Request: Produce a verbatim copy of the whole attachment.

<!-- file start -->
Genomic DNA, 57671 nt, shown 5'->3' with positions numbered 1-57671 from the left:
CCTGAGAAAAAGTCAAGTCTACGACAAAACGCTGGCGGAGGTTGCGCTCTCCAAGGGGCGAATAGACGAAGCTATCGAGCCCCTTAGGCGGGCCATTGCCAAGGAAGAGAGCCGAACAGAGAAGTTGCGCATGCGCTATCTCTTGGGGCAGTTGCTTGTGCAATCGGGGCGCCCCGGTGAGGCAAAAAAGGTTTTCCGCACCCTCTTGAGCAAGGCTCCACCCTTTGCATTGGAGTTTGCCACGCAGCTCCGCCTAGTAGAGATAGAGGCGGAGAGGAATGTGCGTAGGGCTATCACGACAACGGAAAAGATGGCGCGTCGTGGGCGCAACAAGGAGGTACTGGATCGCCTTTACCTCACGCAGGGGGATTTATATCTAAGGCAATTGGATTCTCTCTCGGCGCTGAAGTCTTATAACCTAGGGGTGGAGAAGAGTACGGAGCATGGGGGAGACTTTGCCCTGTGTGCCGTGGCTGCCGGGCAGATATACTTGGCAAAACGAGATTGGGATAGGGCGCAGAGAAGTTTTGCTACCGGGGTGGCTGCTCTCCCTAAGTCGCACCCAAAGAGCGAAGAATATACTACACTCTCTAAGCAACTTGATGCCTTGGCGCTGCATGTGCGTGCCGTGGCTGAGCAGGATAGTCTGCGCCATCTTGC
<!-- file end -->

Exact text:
Genomic DNA, 57671 nt, shown 5'->3' with positions numbered 1-57671 from the left:
CCTGAGAAAAAGTCAAGTCTACGACAAAACGCTGGCGGAGGTTGCGCTCTCCAAGGGGCGAATAGACGAAGCTATCGAGCCCCTTAGGCGGGCCATTGCCAAGGAAGAGAGCCGAACAGAGAAGTTGCGCATGCGCTATCTCTTGGGGCAGTTGCTTGTGCAATCGGGGCGCCCCGGTGAGGCAAAAAAGGTTTTCCGCACCCTCTTGAGCAAGGCTCCACCCTTTGCATTGGAGTTTGCCACGCAGCTCCGCCTAGTAGAGATAGAGGCGGAGAGGAATGTGCGTAGGGCTATCACGACAACGGAAAAGATGGCGCGTCGTGGGCGCAACAAGGAGGTACTGGATCGCCTTTACCTCACGCAGGGGGATTTATATCTAAGGCAATTGGATTCTCTCTCGGCGCTGAAGTCTTATAACCTAGGGGTGGAGAAGAGTACGGAGCATGGGGGAGACTTTGCCCTGTGTGCCGTGGCTGCCGGGCAGATATACTTGGCAAAACGAGATTGGGATAGGGCGCAGAGAAGTTTTGCTACCGGGGTGGCTGCTCTCCCTAAGTCGCACCCAAAGAGCGAAGAATATACTACACTCTCTAAGCAACTTGATGCCTTGGCGCTGCATGTGCGTGCCGTGGCTGAGCAGGATAGTCTGCGCCATCTTGC